Lauritzen: I completely agree. When I was a kid, members of my family would personally interact with the product maybe a dozen times before placing it directly in the hands of store owners or consumers at trade shows. We would harvest the brine, then test, bottle, label, shrink wrap, box, drive, and unload, ultimately handing finished products over to customers. Of course, we are thrilled that our products are being used all over the world today, but I still think it is imperative for executives to get out and talk to people who use the products.
Speaking of the way the industry has changed since the beginning, what about the way consumers and companies get their information? How has that changed?
Blumenthal: Getting information out to the public was always challenging in the early days. In the beginning, since so much of the information on herbs was based on folklore, and the science was only beginning to emerge, I wanted to make sure there was a reliable, trustworthy source. That’s why I started HerbalGram [ABC’s prestigious journal] in 1983, as a way to get information out. Instead of a telegram, it was an HerbalGram. Back then, there were no faxes; there was no e-mail and no Internet. Now there are so many other channels with which to communicate and compete for people’s attention. But that is also a good thing: it has a very democratizing influence. The downside is there is a lot of commercially tainted information with a commercial agenda that is not always transparently obvious, particularly on the Internet. People can have a hard time distinguishing what passes the “smell test.” At ABC, the articles we write and publish are peer-reviewed and, we believe, reliable and responsible.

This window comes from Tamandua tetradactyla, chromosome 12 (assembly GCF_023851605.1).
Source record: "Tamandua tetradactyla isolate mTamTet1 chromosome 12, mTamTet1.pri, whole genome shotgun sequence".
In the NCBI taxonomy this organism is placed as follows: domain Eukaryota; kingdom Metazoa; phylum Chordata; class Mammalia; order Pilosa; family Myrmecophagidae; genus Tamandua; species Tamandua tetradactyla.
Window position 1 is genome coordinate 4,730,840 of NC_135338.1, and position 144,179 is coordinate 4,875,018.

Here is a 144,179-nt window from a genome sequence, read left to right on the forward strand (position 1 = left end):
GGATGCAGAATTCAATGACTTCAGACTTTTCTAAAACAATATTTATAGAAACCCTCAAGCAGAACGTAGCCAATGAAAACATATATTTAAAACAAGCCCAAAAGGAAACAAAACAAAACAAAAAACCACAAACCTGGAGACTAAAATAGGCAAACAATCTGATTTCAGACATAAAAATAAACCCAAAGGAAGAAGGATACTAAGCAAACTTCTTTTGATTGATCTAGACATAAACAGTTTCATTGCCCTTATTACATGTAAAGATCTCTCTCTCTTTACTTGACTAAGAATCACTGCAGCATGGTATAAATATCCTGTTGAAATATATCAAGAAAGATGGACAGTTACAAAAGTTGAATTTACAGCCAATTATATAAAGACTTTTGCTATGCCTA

Lauritzen: How would you say the regulatory climate has changed since the beginning?
Blumenthal: There was considerably less regulation back in the 1970s. It should be remembered that there was no “safe harbor” as is provided for some supplement claims under DSHEA [the Dietary Supplement Health and Education Act of 1994]. The FDA would view almost all herbs as unapproved drugs if there were any claims implied or expressed. There was relatively little GMP awareness or enforcement; any GMPs were mostly oriented towards sanitation-related measures that were required for conventional foods. Early attempts at self-regulation were in their infancy compared to today and were limited to those companies who belonged to trade associations. Those companies were, unfortunately, in the minority.